I was going to mention Hydra, too. I had just put up a blog post suggesting that computer competence against human players has been stagnating over the last 10 years, but it looks like computers can solidly defeat even the best human player now (although, it should be pointed out that Kasparov is/was better than Kramnik, and is undoubtedly the best player who ever lived).
Although machines have finally clearly overtaken humans, I would say that their rate of increase in chess skill has not kept apace of the exponential growth of computing power (how much more computational power did Deep Fritz have over Deep Blue, but Deep Fritz is not that much better). That leads me to believe that we may be approaching an asymptote in chess skill.
“Won't brute force do the job on Go, as it did in other games? No...
Of course. When the board is empty, there are an incredible number of possible board positions. Humans follow a small set of self-devised rules (place the first piece centrally, place another right next to the first one, or off to the side etc.) in order to get past that computational roadblock, and any machine Go player must do the same.
taken together, the performance requirements for a chess-like approach to Go can be estimated as 10^27 times greater than that for computer chess...
Even Moore’s law will make little or no in-roads to the enormous complexity of ‘Go’.
2^100 = ~10^31. So 100 iterations of Moore's Law will get you 10,000 times that kind of computational power, extrapolated from today's technology. If Moore's Law continues to have a doubling rate of 12-18 months, then we won't have that kind of computational power for over a century. But I think there will be a break in Moore's Law at some point.
And remember…the rules for ‘Go’ are amazingly simple.
That's precisely the problem. Rules constrain the state/search space. If you define each chess piece to have a specific move, there are 10^40 possible chess games. But if you allow each piece to make ANY move, imagine the possibilities.
In terms of building useful AGI, that's not a problem. The real world is full of regularities that constrain the state space within which an AGI must operate.
Even crappy chess and Go players can find their way around the real world (thanks to a repertoire of narrow-domain modules carved out in the EEA, that are produced by less computing power than is necessary to play competent Go by search trees).
The fact that the best 'Go' machines using the same brute-force methods and hardware that worked for Chess currently can't even beat an average human 'Go' player says something about just how far we still have to go as regards real AI.
Within the plausible time-frames for creating real AI (i.e the next 50 years) no brute-force methods can succeed in playing 'Go' at human champion levels.
You can see from the 'Go' example just how over-hyped Moore's Law is.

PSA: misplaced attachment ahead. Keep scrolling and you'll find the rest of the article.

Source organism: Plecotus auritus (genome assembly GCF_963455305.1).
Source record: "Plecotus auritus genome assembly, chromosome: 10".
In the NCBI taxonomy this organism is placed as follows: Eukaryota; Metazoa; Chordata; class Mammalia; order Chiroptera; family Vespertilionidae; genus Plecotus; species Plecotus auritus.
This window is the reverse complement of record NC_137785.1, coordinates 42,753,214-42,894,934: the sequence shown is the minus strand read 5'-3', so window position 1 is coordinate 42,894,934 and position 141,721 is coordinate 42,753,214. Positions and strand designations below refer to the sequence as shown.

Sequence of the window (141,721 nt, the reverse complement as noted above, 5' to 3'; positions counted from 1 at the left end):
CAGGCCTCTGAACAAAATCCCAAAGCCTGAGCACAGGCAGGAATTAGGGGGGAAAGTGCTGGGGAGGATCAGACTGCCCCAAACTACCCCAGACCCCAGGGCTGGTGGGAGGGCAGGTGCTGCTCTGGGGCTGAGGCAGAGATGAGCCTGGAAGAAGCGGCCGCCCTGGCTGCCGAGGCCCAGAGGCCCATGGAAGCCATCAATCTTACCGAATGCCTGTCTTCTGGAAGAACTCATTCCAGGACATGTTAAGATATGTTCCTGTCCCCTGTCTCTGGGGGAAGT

Since (as you pointed out) the best human 'Go' players are using less computational power than the required brute-force computer search trees and play 'Go' at a hugely better level than the machines, this shows the limitations of mere brute force. Speed itself is not as important as effectiveness.
We could right now (on current hardware) exceed or duplicate all the effects of a century's worth of Moore's Law on 'Go' if only we had software that was more intelligent (since human champion 'Go' players can play at that level now).
Since (as you pointed out) the best human 'Go' players are using less computational power than the required brute-force computer search trees and play 'Go' at a hugely better level than the machines
Yes, because the search space is so vast that it takes a long time to find a high-fitness move. Humans just follow a few pre-defined rules, especially early in the game.
My point was that more rules are actually better, which makes navigating the real world easier for an AGI than playing Chess or Go, because there are so many exploitable regularities in the real world.
For example, it takes less computational power for a human, or an AGI, to furnish a house than to play chess or Go. There are a large number of rules that constrain one's possibilities, based on the nature of the furniture, efficiency of space, and received cultural rules. Lamps go on top of end tables, chairs go around tables, and couches go against a wall, not out in the middle of the room or catercorner against a corner (unless you're an artist or something). There are fewer (normal) ways to furnish a house than there are board positions in chess.
Humans can navigate their physical and cultural world way better than they can play chess or Go. The inability of an AI to play Go says nothing about its ability to achieve goals in the real world -- at least not if it wants to do humanlike things.
The solution, of course, as you suggested, is to build AGIs that know something about the world, ie, have rules by which to operate, rather than confronting every real-world problem through search trees.
Martin, by the way, I didn't get a chance to compliment you on your gamespace piece. There was a lot of food for thought there, and I particularly liked your idea of safespace and errorspace.
For those who might have missed it, check out Martin's article here: